Behavioural Interview Questions

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Behavioural Interview Questions

BY Skillset Marketing 31 Jan, 2022

Responding to behavioural questions in job interviews

During a job interview you will be asked a range of questions to determine whether you have the required experience and capability to undertake the role you have applied for. Some of these questions are likely to be traditional interview questions, but for some sectors – particularly the public sector – it is likely you will be asked some key behavioural interview questions.

What are behavioural interview questions?

Behavioural interview questions are asked by recruiters/employers to find out how a candidate has previously acted in specific employment scenarios. The rationale behind this type of questioning is that past performance is a good indicator of likely future behaviour. This means, if a candidate acted in a particular way in the past, then this is how they will react or behave again. Behavioural interview questions are very focused, asking the candidate to explain how they behaved or the steps they took during a specific situation.

How do I spot a behavioural interview question?

Behavioural interview questions ask candidates to convey information about a specific past event or experience. They don’t ask candidates for hypothetical responses, such as those which ask how candidates might perform in a particular situation.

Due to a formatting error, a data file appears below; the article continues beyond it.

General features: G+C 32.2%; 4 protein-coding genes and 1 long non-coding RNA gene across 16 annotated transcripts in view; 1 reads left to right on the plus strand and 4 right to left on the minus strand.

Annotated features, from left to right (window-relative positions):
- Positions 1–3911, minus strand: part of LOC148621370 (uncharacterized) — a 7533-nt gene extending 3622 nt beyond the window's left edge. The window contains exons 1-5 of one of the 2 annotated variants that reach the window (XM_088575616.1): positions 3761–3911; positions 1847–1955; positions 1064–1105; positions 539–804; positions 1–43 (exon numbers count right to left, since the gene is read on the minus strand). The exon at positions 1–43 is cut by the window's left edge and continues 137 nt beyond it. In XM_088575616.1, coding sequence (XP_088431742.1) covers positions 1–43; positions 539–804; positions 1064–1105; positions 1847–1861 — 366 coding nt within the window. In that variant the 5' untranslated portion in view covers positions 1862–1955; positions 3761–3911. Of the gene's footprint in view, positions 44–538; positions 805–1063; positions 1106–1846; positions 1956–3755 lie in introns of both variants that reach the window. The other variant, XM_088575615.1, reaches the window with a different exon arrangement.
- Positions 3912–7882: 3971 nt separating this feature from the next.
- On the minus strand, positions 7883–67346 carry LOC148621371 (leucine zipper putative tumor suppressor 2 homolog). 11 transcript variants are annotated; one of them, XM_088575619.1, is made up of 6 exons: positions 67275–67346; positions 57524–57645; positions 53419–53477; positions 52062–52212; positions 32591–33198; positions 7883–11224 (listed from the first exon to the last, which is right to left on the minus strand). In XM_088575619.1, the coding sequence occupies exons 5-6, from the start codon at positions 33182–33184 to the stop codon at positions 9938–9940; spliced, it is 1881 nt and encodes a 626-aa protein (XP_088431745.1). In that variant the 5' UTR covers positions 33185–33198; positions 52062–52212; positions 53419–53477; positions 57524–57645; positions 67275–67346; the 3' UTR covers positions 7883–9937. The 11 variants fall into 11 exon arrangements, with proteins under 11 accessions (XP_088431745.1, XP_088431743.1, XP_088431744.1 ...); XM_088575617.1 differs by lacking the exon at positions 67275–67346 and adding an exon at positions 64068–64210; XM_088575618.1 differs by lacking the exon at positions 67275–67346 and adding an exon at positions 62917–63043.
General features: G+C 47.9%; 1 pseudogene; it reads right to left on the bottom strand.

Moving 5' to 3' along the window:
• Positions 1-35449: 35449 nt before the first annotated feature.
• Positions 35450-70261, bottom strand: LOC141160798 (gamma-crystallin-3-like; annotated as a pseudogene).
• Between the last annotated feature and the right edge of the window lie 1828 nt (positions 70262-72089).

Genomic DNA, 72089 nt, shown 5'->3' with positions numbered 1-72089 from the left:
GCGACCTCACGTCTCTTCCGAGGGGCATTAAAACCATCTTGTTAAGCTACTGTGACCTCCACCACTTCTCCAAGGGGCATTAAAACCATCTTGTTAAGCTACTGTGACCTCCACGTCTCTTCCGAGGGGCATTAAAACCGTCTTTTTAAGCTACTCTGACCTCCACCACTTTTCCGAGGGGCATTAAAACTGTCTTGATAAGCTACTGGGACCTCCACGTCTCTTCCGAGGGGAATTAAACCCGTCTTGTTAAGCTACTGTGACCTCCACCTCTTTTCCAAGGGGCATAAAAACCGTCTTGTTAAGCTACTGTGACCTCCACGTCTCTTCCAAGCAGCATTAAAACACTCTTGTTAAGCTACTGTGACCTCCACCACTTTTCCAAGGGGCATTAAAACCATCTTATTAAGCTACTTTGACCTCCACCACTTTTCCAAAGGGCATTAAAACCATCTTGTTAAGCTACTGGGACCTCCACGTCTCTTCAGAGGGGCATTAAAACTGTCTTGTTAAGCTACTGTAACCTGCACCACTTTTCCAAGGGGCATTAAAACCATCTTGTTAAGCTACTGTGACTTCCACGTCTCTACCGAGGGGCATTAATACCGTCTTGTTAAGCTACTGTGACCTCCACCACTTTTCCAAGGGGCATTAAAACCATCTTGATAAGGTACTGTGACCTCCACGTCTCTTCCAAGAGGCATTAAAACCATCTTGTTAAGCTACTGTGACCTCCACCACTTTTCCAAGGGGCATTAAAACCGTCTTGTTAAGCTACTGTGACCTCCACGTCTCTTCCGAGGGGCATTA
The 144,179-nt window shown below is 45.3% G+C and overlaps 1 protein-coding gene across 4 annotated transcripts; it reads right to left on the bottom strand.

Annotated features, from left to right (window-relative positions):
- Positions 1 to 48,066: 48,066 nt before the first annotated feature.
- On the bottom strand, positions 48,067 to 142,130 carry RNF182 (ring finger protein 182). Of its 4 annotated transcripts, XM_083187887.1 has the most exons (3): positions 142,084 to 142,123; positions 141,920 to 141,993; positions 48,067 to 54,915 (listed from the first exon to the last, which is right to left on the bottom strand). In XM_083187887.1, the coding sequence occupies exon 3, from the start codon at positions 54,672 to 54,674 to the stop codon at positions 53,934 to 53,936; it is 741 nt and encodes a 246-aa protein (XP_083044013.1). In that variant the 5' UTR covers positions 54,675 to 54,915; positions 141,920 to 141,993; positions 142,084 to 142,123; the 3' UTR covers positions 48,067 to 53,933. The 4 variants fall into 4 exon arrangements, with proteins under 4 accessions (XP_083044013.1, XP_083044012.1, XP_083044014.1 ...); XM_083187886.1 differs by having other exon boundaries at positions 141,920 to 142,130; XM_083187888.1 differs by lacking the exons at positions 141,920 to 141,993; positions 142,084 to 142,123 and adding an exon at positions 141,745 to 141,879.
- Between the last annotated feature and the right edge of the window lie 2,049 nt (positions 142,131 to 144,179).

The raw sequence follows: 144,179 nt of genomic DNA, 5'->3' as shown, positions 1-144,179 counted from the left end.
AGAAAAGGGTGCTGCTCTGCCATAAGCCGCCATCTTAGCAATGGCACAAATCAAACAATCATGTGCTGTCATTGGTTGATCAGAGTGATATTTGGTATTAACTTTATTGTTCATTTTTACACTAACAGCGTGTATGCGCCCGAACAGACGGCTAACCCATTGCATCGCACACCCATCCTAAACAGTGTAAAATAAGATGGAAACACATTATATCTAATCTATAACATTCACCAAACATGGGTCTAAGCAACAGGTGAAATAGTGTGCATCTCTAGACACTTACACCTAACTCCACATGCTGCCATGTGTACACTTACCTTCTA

Given their focus on the past, behavioural interview questions can be identified by opening phrases that ask the candidate to look back i.e. they use past tense. These include phrases such as:

“Tell me about a time when …”

“How did you do …”

“Give me an example where …”

What is the best way to respond to behavioural interview questions?

When recruiters/employers ask behavioural questions in interviews, they are looking for a detailed response to their question. Essentially, they are looking for candidates to provide a short account or story which explains how they performed. They want to know what strategies or skills you used, and what the outcome of the scenario was.

One way to respond to these type of questions is the STAR technique. For those not familiar with this, STAR stands for:

  • Situation
  • Task
  • Action

When using the STAR technique, you should divide your response into four key areas:

  • Situation – This sets the scene for the situation you are describing, including when and where it took place.
  • Task – This section explains the actual situation, project or work issue that was occurring.
  • Action – This is most important part of the story. In this section, you should explain the steps that you took and the actions you performed.
  • Results – In this final section, you should explain impact of your actions or the outcomes that resulted. If you have metrics which demonstrate the outcomes of the project, share them here.

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